Pregnant women are susceptible to viral infections due to physiological changes such as cell-mediated immunity. No severe adverse pregnancy or neonatal outcomes have been consistently reported in 2019 novel coronavirus disease (COVID-19) positive pregnancy cases. There are controversies around the role of COVID-19 in pregnancy. A systematic review was conducted to examine clinical maternal and neonatal clinical outcomes. Studies were included if they reported SARS-CoV-2 infection among pregnant women and/or COVID-19 positive neonates as validated by positive antibody testing or viral testing using polymerase chain reaction . Case series, case reports, case-control studies, and comparative studies were included. Eight hundred and thirty-seven records were identified, resulting in 525 records for level I screening. Forty-one were included after full-text review. Results suggest elevated rates of intensive care unit (ICU) admission, gestational diabetes, preeclampsia, C-sections, pre-term birth, and C-reactive protein (CRP) in comparison to pregnant women without SARS-CoV-2. Careful monitoring of pregnancies with SARS-CoV-2 is recommended.

11.
Journal of Investigative Dermatology ; 141(9):B9, 2021.
Article in English | EMBASE | ID: covidwho-1358265

ABSTRACT

Coincident with the start of the COVID-19 pandemic, dermatologists worldwide have reported an uncharacteristic increase in pernio or chilblains (aka ‘COVID toes’). However, the lack of systemic illness, low PCR positivity and lack of consistent seroconversion have led some authors to postulate an epiphenomenon. SARS-CoV-2 spike protein has been identified in a limited number of skin biopsies in few publications, yet there remain conflicting reports regarding other SARS-CoV-2 associated proteins, the presence or absence of viral RNA, and a unifying pathophysiology. In cooperation with the COVID Human Genome Effort, our “COVID toes” biobank was established to identify both the genetic and immunologic basis and provide clinically relevant insights into targeted therapeutics. As of March 2021, we have enrolled 96 patients, creating a prospective biorepository with clinical data, saliva, serial blood collection, and skin biopsies. Here we aim to comprehensively investigate the conflicting findings, detail the inflammatory response, and identify the source of interferon signaling with multiplex immunofluorescence (IFA) and the RNAscope fluorescent assay to detect viral mRNA. Median patient age was 17 (range 2 – 72) and 44/96 (46%) were male. Preliminary IFA results demonstrate detection of SARS-CoV-2 components, robust MxA detection and plasmacytoid dendritic cell (pDC) colocalization, identifying PDCs as the likely primary source of IFN-I production and implicates an excessive localized IFN-I response in affected patients.

12.
Journal of General Internal Medicine ; 36(SUPPL 1):S447-S447, 2021.
Article in English | Web of Science | ID: covidwho-1348942
13.
American Journal of Respiratory and Critical Care Medicine ; 203(9), 2021.
Article in English | EMBASE | ID: covidwho-1277578

ABSTRACT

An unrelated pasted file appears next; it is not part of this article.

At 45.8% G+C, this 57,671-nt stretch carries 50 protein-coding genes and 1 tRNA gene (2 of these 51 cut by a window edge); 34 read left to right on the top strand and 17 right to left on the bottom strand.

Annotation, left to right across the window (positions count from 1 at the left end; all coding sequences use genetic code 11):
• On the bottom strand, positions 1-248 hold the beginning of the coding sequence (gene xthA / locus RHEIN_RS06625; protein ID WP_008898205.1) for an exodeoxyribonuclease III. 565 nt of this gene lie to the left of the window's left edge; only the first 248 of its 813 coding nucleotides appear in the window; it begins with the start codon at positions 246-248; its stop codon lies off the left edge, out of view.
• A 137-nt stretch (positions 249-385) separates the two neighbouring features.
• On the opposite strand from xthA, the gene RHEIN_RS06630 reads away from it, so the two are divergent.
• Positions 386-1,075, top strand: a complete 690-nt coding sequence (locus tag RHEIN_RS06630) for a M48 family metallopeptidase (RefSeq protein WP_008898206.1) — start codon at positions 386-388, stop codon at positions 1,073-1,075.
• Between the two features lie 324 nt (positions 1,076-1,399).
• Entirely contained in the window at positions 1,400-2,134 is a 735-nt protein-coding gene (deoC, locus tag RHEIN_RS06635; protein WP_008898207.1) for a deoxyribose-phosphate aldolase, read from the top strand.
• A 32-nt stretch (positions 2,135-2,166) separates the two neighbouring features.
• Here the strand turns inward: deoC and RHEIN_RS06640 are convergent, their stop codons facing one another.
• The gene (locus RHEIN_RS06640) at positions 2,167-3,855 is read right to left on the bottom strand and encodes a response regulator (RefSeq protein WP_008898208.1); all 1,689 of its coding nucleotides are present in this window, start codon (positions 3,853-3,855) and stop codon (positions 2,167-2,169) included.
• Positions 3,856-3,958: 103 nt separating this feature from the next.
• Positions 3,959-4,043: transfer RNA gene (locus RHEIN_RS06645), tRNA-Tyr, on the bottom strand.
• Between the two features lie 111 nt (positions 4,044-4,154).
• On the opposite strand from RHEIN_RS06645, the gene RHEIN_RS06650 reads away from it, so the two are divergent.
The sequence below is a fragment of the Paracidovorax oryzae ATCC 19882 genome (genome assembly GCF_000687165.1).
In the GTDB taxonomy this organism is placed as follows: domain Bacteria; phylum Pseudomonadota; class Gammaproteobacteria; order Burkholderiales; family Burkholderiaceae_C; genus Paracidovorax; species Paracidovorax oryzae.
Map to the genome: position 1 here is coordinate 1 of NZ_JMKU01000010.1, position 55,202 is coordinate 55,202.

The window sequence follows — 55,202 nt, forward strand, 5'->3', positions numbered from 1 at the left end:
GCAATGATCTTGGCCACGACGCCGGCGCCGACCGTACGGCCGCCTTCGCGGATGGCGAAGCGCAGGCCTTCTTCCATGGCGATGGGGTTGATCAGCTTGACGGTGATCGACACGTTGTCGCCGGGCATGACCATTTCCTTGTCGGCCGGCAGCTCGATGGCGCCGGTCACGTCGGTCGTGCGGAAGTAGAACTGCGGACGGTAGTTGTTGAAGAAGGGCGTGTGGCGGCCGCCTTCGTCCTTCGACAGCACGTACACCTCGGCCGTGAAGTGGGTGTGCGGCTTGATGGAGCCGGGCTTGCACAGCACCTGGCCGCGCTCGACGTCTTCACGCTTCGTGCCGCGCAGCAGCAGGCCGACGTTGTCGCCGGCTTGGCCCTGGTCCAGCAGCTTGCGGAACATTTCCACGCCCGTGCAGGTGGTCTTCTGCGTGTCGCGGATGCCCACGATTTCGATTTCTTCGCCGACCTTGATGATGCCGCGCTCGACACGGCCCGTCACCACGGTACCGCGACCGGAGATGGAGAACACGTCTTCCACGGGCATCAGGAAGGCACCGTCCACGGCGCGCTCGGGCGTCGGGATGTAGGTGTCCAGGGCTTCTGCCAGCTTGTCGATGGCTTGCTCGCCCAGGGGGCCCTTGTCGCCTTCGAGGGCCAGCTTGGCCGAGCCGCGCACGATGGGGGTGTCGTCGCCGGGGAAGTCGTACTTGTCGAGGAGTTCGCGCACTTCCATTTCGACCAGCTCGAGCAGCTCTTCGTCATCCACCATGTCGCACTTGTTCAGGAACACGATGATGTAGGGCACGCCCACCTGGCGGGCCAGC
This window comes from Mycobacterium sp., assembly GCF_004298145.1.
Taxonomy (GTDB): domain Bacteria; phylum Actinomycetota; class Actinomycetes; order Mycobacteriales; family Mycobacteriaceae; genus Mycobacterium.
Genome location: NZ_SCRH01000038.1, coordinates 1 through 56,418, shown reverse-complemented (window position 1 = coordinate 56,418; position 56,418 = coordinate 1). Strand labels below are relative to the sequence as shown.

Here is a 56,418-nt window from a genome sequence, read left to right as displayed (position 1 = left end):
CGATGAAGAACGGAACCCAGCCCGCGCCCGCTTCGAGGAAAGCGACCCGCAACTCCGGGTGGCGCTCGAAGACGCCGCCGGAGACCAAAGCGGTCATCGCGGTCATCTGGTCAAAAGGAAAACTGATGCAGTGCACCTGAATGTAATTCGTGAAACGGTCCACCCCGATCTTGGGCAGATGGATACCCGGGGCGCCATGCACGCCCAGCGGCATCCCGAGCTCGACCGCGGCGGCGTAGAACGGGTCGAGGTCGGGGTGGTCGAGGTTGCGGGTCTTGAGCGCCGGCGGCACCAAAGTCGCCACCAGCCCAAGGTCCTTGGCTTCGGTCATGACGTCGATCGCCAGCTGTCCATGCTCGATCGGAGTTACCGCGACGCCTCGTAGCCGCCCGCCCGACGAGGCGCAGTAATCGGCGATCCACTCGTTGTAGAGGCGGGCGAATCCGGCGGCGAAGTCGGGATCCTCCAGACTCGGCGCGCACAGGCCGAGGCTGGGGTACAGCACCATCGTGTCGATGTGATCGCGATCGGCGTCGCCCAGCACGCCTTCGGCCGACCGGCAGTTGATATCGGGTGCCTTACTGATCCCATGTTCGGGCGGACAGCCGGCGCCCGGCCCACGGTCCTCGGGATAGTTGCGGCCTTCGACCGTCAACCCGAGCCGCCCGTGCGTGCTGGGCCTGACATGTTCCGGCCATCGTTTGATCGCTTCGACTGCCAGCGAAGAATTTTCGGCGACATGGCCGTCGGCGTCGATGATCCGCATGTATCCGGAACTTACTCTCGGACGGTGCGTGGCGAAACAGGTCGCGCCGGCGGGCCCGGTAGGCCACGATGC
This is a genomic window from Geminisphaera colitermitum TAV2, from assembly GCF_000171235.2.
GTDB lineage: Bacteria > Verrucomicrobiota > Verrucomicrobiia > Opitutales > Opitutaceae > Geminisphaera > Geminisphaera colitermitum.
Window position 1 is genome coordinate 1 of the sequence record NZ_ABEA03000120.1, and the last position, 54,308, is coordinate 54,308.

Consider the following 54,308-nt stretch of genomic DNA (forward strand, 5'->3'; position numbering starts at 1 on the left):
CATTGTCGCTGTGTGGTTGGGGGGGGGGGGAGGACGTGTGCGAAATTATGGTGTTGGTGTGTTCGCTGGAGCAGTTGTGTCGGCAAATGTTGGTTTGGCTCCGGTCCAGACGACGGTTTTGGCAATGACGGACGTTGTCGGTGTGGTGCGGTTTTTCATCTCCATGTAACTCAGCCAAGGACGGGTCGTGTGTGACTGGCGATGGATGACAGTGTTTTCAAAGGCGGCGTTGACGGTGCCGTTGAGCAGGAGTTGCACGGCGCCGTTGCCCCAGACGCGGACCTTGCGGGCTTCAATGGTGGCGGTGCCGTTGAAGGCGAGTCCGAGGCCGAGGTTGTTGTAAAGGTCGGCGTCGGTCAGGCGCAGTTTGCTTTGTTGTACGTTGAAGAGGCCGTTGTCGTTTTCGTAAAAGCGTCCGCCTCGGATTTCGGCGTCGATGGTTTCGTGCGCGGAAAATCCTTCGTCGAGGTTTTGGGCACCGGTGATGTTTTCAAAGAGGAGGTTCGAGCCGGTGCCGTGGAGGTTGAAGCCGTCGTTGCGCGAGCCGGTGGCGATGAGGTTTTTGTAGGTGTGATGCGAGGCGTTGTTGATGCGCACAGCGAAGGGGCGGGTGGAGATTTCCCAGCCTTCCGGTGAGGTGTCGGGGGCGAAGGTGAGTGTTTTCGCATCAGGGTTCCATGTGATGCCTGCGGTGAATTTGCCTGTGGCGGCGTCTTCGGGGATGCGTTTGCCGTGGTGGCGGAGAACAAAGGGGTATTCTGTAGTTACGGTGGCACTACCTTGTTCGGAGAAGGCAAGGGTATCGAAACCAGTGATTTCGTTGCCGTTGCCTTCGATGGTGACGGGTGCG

Introduction:Since the start of the pandemic, COVID-19 has spread rapidly. It presents with flu-like symptoms and can cause serious complications in high-risk individuals. Here, we discuss the presentation of COVID-19 infection in an ambulatory setting. Method:Data was collected from all patients who visited the COVID-19 clinic from 03/11/2020- 06/14/2020. Testing was done based on the CDC guidelines at the time using a PCR method. Medical records were reviewed and captured on a RedCap database. Statistical analysis was performed using both univariate and bivariate analysis using Fischer's exact test with 2-sided p values. All analyses were done in person with a high predictive valve per CDC guidelines for testing, and not in general population. Results:Of the 2471 total evaluated patients, 846 (34.2%) were positive for COVID-19. The mean age was 43.4 years (SD+/-15.4), 60.1% were female and 48.4% were Black. There was known exposure to COVID-19 in 58.7% of all people tested, and amongst those with exposure, 33.3% were positive. Hospitalization occurred in 101 patients (11.1%), with a median number of days from testing to hospitalization of 2 (range 0-25) and the median length of stay of 6 days (range 1-51). A total of 22 patients (23.4% of hospitalized patients) required ICU admission and 10 patients died. The overall death rate of patients presenting to COVID clinic was 0.4%, or 1.2% amongst those who tested positive. When compared to patients without COVID-19 infection, the symptoms significantly associated with COVID-19 positivity included anosmia, subjective fever, change in taste, anorexia, objective fever, myalgias, cough, chills and fatigue (Figure 1). No significant differences were noted in other presenting symptoms and vital signs. An increased risk for COVID-19 infection was seen in diabetics [OR 1.39, CI1.09-1.77]. Whereas, individuals with lung disease, asthma and malignancy were not associated with increased risk of COVID-19 infection. No statistically significant association with COVID-19 infection was found in individuals with hypertension, heart failure, COPD, HIV, CKD, ESRD and immunocompromised state. Discussion:Blacks and females had the highest infection rates. Most patients with mild to moderate disease did not require hospitalization. The hospitalization rate was 11.1%, while the death rate for patients who visited COVID-19 clinic was <1%. This suggests there is a broad gap in mortality of those who are very ill and require hospitalization to those who remain ambulatory. The above data could assist health care professionals perform a targeted review of systems and co-morbidities, allowing for appropriate patient triage.